Digital Deep Dive: How has Brexit effected UK and Irish house prices?

In this month's digital deep dive we wanted to have a closer look at what happened to both the British and European housing markets since the announcement of Brexit back in 2016. But first, here’s a little bit of a refresher on what happened:

In 2016 the British Government held an ‘in or out’ referendum to leave or stay within the European Union. Almost 52% voted to leave the EU and in March 2017 a date was set to exit the EU in March 2019. After an extension to the deadline was granted, the UK finally left the EU on the 31st of January 2020 with a transition period until the end of 2020 to negotiate the future relationship between UK and EU.

Meanwhile, this political rollercoaster ride was having an impact on the real estate market around the UK and Northern Ireland. With all the uncertainty caused by Brexit, house prices have been falling in England and Northern Ireland for some time, while house prices have fluctuated erratically in Scotland and Wales. House prices have only started to stabalise slowly during the middle of last year.

Only after the final announcement the UK and Northern Ireland had officially left the EU, did buyers and sellers slowly get back to business and the market start to recover. Demand and prices started increasing again and it is expected that the market will keep recovering. People are likely to become cautious again towards the end of this year when the negotiation deadline approaches.

The Republic of Ireland's house prices have also slowed down massively during 2019, but there are signs that 2020 will be a good year for the Irish economy as well as the real estate market.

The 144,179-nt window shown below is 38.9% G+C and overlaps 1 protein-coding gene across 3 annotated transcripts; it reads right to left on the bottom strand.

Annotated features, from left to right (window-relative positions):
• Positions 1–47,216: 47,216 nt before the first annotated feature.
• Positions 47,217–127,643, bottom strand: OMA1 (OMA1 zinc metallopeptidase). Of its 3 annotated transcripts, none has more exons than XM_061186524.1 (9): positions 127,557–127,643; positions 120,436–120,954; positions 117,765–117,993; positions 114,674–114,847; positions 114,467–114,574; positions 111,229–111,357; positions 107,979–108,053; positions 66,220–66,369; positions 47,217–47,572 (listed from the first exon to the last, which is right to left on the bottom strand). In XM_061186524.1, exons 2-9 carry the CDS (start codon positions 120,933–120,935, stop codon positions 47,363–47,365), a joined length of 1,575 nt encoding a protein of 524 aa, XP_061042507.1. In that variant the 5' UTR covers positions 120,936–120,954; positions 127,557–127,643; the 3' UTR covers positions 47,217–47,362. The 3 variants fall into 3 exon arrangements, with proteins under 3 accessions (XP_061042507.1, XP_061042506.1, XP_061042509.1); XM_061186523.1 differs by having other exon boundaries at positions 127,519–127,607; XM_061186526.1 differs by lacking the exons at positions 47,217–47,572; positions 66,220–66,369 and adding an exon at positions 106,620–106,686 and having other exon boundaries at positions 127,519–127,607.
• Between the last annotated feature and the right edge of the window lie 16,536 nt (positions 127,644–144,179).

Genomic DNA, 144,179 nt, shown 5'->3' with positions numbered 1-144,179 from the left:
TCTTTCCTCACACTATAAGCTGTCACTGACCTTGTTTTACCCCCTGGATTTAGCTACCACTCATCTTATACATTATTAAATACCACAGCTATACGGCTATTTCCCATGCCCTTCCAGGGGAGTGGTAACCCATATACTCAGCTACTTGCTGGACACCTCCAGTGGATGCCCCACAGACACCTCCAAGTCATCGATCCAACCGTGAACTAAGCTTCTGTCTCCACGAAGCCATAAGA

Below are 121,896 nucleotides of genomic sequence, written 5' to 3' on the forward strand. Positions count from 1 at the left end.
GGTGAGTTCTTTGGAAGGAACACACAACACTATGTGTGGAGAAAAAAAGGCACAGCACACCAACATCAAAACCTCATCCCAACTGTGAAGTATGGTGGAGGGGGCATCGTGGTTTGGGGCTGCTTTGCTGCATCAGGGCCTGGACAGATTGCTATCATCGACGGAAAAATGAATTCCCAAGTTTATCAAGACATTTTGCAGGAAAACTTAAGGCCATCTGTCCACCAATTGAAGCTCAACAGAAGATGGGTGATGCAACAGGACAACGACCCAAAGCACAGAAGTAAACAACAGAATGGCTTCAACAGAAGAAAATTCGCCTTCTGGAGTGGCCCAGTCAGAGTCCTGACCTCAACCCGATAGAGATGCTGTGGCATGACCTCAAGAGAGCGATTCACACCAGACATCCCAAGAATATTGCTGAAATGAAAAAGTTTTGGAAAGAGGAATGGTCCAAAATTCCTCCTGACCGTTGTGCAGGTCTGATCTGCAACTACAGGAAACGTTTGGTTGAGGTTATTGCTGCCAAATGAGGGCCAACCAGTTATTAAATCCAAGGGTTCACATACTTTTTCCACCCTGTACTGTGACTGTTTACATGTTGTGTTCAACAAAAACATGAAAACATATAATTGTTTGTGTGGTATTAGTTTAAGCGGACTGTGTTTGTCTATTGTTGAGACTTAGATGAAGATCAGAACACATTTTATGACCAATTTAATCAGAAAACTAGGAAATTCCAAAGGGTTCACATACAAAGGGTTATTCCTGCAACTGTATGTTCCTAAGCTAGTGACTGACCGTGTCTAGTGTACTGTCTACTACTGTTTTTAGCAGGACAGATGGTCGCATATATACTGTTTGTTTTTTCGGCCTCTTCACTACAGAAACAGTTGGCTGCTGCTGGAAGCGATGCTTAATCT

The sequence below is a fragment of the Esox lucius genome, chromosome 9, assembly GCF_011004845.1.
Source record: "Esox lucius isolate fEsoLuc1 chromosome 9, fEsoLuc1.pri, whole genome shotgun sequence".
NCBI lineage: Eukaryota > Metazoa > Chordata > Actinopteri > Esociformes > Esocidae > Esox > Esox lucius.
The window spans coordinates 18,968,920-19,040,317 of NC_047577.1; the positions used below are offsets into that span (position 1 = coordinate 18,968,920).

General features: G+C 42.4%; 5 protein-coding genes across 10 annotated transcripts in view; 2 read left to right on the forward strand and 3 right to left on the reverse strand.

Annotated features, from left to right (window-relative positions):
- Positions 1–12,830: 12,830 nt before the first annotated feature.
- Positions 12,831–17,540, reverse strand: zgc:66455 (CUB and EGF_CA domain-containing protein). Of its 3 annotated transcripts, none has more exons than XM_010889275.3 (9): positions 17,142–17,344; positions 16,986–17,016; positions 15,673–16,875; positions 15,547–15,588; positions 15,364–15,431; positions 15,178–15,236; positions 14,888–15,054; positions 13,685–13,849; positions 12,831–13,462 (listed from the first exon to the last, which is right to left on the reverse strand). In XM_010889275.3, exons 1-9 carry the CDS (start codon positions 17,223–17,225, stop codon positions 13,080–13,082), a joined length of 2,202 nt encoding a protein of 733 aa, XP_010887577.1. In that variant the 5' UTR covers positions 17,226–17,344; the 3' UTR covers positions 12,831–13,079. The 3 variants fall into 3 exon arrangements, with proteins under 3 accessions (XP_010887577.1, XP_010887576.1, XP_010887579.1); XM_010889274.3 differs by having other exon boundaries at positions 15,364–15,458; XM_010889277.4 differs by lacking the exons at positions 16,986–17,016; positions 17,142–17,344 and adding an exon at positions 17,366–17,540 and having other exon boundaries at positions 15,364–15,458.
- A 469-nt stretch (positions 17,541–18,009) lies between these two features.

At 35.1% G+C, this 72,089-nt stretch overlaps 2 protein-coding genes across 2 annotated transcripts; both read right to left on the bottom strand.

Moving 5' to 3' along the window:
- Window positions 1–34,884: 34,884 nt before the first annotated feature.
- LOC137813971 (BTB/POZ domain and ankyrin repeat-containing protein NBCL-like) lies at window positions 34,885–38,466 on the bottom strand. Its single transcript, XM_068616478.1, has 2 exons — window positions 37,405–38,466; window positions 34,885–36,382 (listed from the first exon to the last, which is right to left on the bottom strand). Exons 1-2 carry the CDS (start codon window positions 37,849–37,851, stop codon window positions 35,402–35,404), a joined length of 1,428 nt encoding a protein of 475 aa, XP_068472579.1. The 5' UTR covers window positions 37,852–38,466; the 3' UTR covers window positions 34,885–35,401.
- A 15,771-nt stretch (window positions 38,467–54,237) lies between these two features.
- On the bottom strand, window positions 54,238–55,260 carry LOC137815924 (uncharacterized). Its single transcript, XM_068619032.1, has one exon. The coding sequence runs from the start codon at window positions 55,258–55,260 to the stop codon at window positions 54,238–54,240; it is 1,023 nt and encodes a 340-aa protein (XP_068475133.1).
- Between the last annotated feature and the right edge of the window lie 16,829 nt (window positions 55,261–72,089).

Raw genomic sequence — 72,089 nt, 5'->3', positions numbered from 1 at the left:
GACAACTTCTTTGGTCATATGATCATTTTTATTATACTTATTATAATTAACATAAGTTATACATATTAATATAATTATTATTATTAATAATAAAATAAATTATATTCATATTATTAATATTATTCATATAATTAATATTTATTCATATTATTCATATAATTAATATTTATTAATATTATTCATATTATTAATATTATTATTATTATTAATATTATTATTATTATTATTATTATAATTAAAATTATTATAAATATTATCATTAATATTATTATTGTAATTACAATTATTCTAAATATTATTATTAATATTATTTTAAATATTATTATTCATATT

It is reported that Irish GDP is expected to grow by more than 3% and it is expected that the government will focus on investing in infrastructure. Experts also predict a “bounce benefit” after Brexit which would lead to growing consumer spendings and increased investments.

From an investors perspective Brexit, populism and the ongoing global trade wars are seen as major issues for global political instability.

Investors have concerns about the UK economy and think that this will also impact the property industry. Since 2016, a lot of businesses have relocated from the UK in favour of areas such as Amsterdam, Dublin, Frankfurt, Luxembourg and Paris.

It is widely accepted that investors perceive Brexit as bad for both the real estate markets of the EU and the UK, but are especially hesitant to invest in the UK at the moment. 


For more information, read the study from PWC about the European real estate market from an investors perspective. It is an annual study with input from investment experts. The most recent study has just been published.

What has RE/MAX Europe seen during this time? If we look at our website stats from the UK and Ireland we can see that the foreign traffic portion of the regional website decreased from 38% in 2018 to 36% in 2019. Ireland made a jump from 44% in 2018 to 59% in 2019. That is even higher than in 2017 when foreign traffic was about 53%.